Speak to a member of our team: 020 4541 4500

What services do dementia patients need?

dementia care in your own home in the UK

Dementia affects nearly one million people in the UK at present and this number is expected to grow over the coming years. While every dementia patient is unique, there are some common services that can make the lives of these patients easier, more comfortable and more secure. If you have considered elderly home care for the purpose of dementia care in your own home, you’re on the right track. Many people prefer the comfort of their own home over living in a nursing or care home. And this comfort and familiar surroundings are a great way of creating stability and promoting a healthier experience. If you’re wondering what services dementia patients need and what you should expect from dementia care in the UK, take a look below.

Care needs for dementia patients

Dementia patients experience a deterioration in their capacity to function as they once did and this affects their communication, eating and nutrition, hygiene and continence, sleeping habits, oral and dental health as well as their memory. This can make it difficult for both the patient themselves and their carer. Luckily, with the right care plan, these needs can be addressed. Wondering what care needs a dementia patient has? Let’s take a look.

Fostering a climate of clear communication: Communication with a dementia patient can become difficult if not handled properly. Because memory loss is such a huge part of their lives, it’s important that the carer who looks after them avoids arguments, avoids asking the patient to remember things and refrains from asking complicated questions. Questions requiring a yes or no answer usually work best. It’s also often difficult for these patients to express themselves cohesively. This will mean that the carer will need to look for the meaning behind their words. But perhaps more importantly, the carer will need to be patient and listen carefully to what is being expressed.

The importance of establishing a routine: A good dementia carer will also be adept at creating solid routines which can be followed by the patient to ensure more stability in their lives. From the preparation and consumption of meals to regular time in front of the television, social activities and time spent with loved ones – a routine which sets clear expectations will be best.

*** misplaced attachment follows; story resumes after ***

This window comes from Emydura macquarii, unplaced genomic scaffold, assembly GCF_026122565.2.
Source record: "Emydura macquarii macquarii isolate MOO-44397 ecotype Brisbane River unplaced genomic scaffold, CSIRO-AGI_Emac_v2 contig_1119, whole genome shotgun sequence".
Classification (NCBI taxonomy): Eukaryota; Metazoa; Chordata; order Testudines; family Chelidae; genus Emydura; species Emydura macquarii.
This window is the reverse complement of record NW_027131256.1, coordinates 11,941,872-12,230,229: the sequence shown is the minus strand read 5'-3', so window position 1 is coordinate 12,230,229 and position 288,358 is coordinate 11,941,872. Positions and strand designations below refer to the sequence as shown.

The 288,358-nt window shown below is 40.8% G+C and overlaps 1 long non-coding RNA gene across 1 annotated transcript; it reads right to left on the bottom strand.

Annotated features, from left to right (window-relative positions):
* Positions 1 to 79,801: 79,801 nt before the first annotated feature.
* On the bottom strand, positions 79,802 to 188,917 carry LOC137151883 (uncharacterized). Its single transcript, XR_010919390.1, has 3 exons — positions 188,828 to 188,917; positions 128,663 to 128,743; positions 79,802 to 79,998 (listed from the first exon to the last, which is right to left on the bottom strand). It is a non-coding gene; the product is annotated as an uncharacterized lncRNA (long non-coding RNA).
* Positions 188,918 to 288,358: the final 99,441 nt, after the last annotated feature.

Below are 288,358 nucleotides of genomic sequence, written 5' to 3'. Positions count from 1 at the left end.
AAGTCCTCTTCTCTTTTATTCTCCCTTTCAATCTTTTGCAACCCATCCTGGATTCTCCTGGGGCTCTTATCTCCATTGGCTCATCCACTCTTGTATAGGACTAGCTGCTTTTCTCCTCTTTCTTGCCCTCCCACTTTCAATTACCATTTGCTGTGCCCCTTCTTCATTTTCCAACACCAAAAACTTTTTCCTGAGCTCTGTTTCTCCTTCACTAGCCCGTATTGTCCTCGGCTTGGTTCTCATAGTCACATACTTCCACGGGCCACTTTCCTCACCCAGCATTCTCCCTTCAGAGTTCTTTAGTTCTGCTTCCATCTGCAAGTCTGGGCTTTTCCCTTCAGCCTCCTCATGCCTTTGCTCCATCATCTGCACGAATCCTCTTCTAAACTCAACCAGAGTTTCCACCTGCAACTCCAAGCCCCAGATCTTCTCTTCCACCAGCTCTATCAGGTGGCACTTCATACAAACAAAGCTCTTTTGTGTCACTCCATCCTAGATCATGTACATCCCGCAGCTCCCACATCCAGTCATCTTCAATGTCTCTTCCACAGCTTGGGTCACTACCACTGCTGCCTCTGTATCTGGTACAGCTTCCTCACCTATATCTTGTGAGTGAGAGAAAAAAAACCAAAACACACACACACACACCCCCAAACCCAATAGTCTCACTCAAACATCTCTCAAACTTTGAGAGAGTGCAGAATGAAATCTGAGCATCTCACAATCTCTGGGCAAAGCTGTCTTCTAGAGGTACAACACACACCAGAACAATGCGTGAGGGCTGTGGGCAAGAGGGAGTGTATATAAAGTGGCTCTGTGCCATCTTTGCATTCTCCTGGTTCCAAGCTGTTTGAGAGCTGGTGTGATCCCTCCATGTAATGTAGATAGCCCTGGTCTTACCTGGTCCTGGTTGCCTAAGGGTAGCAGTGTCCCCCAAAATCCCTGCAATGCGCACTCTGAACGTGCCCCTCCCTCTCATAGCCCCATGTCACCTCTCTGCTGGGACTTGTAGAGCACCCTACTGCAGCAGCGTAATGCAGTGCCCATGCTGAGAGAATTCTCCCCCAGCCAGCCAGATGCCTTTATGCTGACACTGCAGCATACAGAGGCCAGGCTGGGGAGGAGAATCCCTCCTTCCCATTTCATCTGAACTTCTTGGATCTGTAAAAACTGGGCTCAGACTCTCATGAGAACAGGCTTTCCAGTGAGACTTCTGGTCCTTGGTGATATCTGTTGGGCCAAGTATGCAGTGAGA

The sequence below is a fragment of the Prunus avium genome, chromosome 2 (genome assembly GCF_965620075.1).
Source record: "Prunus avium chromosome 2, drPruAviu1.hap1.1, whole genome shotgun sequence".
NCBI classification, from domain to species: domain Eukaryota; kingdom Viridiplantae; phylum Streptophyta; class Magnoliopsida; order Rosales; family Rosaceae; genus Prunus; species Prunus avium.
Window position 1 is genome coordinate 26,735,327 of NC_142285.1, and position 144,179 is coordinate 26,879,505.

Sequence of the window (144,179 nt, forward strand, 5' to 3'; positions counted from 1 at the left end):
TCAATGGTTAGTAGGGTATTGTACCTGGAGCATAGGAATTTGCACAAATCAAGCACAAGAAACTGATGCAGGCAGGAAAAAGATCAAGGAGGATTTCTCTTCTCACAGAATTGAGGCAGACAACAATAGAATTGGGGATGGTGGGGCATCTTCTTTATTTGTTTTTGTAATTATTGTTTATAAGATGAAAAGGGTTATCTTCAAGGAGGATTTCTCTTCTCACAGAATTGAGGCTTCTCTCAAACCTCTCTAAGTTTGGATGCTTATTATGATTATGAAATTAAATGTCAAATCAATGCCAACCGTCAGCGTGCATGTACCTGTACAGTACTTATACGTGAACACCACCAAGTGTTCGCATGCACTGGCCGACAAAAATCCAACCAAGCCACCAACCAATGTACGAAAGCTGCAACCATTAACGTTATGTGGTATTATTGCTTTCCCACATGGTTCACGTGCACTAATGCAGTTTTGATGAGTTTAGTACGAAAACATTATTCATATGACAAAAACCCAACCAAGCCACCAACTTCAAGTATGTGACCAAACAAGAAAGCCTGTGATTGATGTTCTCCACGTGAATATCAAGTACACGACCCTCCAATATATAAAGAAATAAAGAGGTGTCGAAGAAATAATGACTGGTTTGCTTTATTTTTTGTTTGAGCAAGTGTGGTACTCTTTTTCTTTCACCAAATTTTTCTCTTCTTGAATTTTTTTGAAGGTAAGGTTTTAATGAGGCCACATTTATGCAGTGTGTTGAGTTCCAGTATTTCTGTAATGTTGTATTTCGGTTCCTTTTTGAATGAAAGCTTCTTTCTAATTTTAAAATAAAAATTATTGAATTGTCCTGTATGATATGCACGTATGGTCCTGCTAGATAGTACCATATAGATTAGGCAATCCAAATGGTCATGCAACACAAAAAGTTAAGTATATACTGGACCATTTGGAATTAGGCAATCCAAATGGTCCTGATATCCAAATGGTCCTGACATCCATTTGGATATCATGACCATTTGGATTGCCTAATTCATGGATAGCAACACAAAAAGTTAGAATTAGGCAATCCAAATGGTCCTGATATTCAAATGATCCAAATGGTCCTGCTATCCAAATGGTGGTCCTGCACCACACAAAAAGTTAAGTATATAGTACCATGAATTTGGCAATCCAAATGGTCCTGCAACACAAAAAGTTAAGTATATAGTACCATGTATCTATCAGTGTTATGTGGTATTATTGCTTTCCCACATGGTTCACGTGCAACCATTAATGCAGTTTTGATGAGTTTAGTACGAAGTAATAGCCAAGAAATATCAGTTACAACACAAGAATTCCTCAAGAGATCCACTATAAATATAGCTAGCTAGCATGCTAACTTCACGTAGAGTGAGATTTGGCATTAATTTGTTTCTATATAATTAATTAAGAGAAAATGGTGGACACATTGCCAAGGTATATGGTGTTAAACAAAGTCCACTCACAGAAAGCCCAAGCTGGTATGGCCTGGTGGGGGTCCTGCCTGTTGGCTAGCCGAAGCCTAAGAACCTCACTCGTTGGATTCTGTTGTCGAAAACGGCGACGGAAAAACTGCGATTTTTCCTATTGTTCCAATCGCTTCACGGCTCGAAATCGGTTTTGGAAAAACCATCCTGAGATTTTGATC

Providing personal support: Dementia patients may also struggle with ordinary day-to-day tasks. This will require the carer to assist with washing, dressing, toileting as well as preparing meals, washing up and cleaning. It’s also important to remember that their levels of hygiene may deteriorate and ensuring that hearing aids or glasses are clean and in good working order is a must.

Ensuring safety in the home: but these aren’t all the tasks that such a worker can assist with. They can also help ensure that their client is mentally engaged with games, conversation and stimulating activities. It’s also possible to maintain a healthy social life with friends and loved ones at community or other venues. This is a great way of warding off loneliness and depression that can set in as one ages.

Providing behaviour support: Living with dementia can be tough on both the patient and the carer. Some examples of behaviour changes that may be noticed include reduced or confused communication, anxious or agitated states, hallucinations and false ideas, loss of inhibition, aggression, wandering and depression. By having a trusted carer looking after your loved one in their home, you can rest assured that these behaviours can be addressed adequately.

Enabling independence and decision making: Money management is a necessary part of taking care of a loved one with dementia. It may not always be a comfortable subject but it must be addressed nonetheless. It will require looking at the patient’s bills and seeing when and how they will be settled. Utilities and telephone bills for example are a monthly expense that needs to be addressed as such. It’s also important to ask the patient themselves how they wish for their money to be handled because involving them with this important task will give them a sense of purpose and responsibility. Having legal help at this stage is also crucial.ages.

Having back-up medical help: An elderly care agency in the UK should also make sure that the carer who looks after your loved one with dementia has access to back-up medical help in the event of an emergency arising. crucial.ages.

Why call a dementia care specialist?

Dementia care is not easy but there are trained professionals who can provide dementia care at home to ensure that your loved one is as comfortable and engaged as is possible for their condition. With a professional carer at your loved one’s side, you can rest assured that their needs will be met and that they will always have someone to lean on.

Walfinch care services in your area:

Look out for new branches of Walfinch opening soon, offering quality home care near you.